A day after Amazon chief executive Jeff Bezos announced that his company is pumping in an additional $1 billion into its India operations, making the total local investment to date to $6.5 billion, the nation’s trade minister Piyush Goyal said Amazon’s investment was not a big favor to India.

“They may have put in a billion dollars but then if they make a loss of a billion dollars every year then they jolly well have to finance that billion dollars,” Goyal said in a conference in New Delhi. “So it’s not as if they are doing a great favor to India when they invest a billion dollars.”

The remark from the Indian minister comes days after India’s antitrust watchdog announced a probe into Amazon India and Walmart-owned Flipkart’s alleged predatory practices.

Bezos, who is in India this week, has sought to meet with India’s Prime Minister Narendra Modi, but his request has not been approved yet, a person familiar with the matter told TechCrunch.

Goyal reiterated that foreign e-commerce players would have to abide by the local law if they want to continue to operate in the nation. He said the watchdog’s allegations were “an area of concern for every Indian.”

More to follow…

 


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How Ring is rethinking privacy and security

00:30 | 10 January

Ring is now a major player when it comes to consumer video doorbells, security cameras — and privacy protection.

Amazon acquired the company and promotes its devices heavily on its e-commerce websites. Ring has even become a cultural phenomenon with viral videos being shared on social networks and the RingTV section on the company’s website.

But that massive success has come with a few growing pains; as Motherboard found out, customers don’t have to use two-factor authentication, which means that anybody could connect to their security camera if they re-use the same password everywhere.

When it comes to privacy, Ring’s Neighbors app has attracted a ton of controversy. Some see it as a libertarian take on neighborhood watch that empowers citizens to monitor their communities using surveillance devices.

Others have questioned partnerships between Ring and local police to help law enforcement authorities request videos from Ring users.

In a wide-ranging interview, Ring founder Jamie Siminoff looked back at the past six months, expressed some regrets and defended his company’s vision. The interview was edited for clarity and brevity.


TechCrunch: Let’s talk about news first. You started mostly focused on security cameras, but you’ve expanded way beyond security cameras. And in particular, I think the light bulb that you introduced is pretty interesting. Do you want to go deeper in this area and go head to head against Phillips Hue for instance?

Jamie Siminoff: We try not to ever look at competition — like the company is going head to head with… we’ve always been a company that has invented around a mission of making neighborhoods safer.

Sometimes, that puts us into a place that would be competing with another company. But we try to look at the problem and then come up with a solution and not look at the market and try to come up with a competitive product.

No one was making — and I still don’t think there’s anyone making — a smart outdoor light bulb. We started doing the floodlight camera and we saw how important light was. We literally saw it through our camera. With motion detection, someone will come over a fence, see the light and jump back over. We literally could see the impact of light.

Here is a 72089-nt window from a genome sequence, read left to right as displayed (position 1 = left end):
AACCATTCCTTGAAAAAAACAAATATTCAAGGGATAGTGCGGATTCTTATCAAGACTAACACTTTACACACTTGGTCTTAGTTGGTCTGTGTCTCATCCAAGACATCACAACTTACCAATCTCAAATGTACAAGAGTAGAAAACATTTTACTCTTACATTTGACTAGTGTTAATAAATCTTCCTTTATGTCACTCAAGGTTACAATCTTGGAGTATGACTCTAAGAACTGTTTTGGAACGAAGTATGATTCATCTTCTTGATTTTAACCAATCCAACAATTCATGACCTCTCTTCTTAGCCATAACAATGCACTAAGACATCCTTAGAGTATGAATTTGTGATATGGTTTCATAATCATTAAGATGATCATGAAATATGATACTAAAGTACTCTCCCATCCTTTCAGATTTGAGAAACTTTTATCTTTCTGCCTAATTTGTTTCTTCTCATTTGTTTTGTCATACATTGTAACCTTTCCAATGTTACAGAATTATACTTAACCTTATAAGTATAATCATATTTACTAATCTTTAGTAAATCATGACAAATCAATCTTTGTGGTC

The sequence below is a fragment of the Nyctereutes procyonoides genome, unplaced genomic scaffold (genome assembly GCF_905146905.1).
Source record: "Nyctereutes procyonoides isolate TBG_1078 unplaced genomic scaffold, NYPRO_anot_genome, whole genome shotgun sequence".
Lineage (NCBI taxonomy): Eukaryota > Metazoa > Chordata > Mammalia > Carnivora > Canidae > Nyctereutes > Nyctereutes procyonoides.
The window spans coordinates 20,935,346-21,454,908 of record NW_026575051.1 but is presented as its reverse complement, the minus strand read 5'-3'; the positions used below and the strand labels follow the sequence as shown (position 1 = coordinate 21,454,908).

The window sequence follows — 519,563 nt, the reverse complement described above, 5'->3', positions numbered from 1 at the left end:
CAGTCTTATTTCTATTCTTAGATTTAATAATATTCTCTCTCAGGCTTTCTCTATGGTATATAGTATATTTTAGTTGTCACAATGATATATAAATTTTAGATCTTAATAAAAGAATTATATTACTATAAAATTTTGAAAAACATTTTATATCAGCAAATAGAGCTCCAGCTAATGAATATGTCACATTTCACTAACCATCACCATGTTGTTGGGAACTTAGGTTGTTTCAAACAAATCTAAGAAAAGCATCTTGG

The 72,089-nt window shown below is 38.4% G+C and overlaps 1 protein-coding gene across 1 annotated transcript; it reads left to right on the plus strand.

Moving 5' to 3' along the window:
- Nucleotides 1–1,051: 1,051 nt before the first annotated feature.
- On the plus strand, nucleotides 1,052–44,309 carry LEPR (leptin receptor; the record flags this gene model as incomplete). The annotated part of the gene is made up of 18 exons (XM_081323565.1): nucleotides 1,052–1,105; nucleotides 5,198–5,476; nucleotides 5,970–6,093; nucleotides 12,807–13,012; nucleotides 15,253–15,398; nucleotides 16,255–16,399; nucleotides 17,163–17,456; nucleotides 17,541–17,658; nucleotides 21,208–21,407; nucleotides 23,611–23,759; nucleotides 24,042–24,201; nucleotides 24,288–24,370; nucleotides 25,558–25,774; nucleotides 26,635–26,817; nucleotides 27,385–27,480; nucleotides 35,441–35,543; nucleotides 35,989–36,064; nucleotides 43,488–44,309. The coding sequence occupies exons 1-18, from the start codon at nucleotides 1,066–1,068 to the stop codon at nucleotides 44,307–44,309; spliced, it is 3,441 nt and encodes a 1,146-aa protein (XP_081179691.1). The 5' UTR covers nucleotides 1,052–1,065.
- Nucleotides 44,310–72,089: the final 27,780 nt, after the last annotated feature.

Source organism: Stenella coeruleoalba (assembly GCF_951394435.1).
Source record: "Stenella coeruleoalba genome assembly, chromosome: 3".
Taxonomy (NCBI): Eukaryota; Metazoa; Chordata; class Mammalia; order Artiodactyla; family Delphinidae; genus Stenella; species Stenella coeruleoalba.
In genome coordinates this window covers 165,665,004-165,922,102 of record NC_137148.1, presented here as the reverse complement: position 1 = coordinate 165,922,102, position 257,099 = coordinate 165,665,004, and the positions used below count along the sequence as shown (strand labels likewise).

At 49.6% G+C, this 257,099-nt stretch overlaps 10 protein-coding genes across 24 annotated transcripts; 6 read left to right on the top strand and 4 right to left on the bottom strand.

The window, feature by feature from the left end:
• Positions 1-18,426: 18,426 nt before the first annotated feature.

So you don’t think you would have done it if it wasn’t a light bulb that works outside as well as inside?

For sure. We’ve seen the advantage of linking all the lights around your home. When you walk up on a step light and that goes off, then everything goes off at the same time. It’s helpful for your own security and safety and convenience.

The light bulbs are just an extension of the floodlight. Now again, it can be used indoor because there’s no reason why it can’t be used indoor.

Following Amazon’s acquisition, do you think you have more budget, you can hire more people and you can go faster and release all these products?

It’s not a budget issue. Money was never a constraint. If you had good ideas, you could raise money — I think that’s Silicon Valley. So it’s not money. It’s knowledge and being able to reach a critical mass.

As a consumer electronics company, you need to have specialists in different areas. You can’t just get them with money, you kind of need to have a big enough thing. For example, wireless antennas. We had good wireless antennas. We did the best we thought we could do. But we get into Amazon and they have a group that’s super highly focused on each individual area of that. And we make much better antennas today.

Our reviews are up across the board, our products are more liked by our customers than they were before. Jamie Siminoff

Our reviews are up across the board, our products are more liked by our customers than they were before. To me, that’s a good measure — after Amazon, we have made more products and they’re more beloved by our customers. And I think part of that is that we can tap into resources more efficiently.

And would you say the teams are still very separate?

Amazon is kind of cool. I think it’s why a lot of companies that have been bought by Amazon stay for a long time. Amazon itself is almost an amalgamation of a lot of little startups. Internally, almost everyone is a startup CEO — there’s a lot of autonomy there.

 


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‘Alexa, pay for gas’ command to work at over 11,500 Exxon and Mobil stations this year

19:18 | 6 January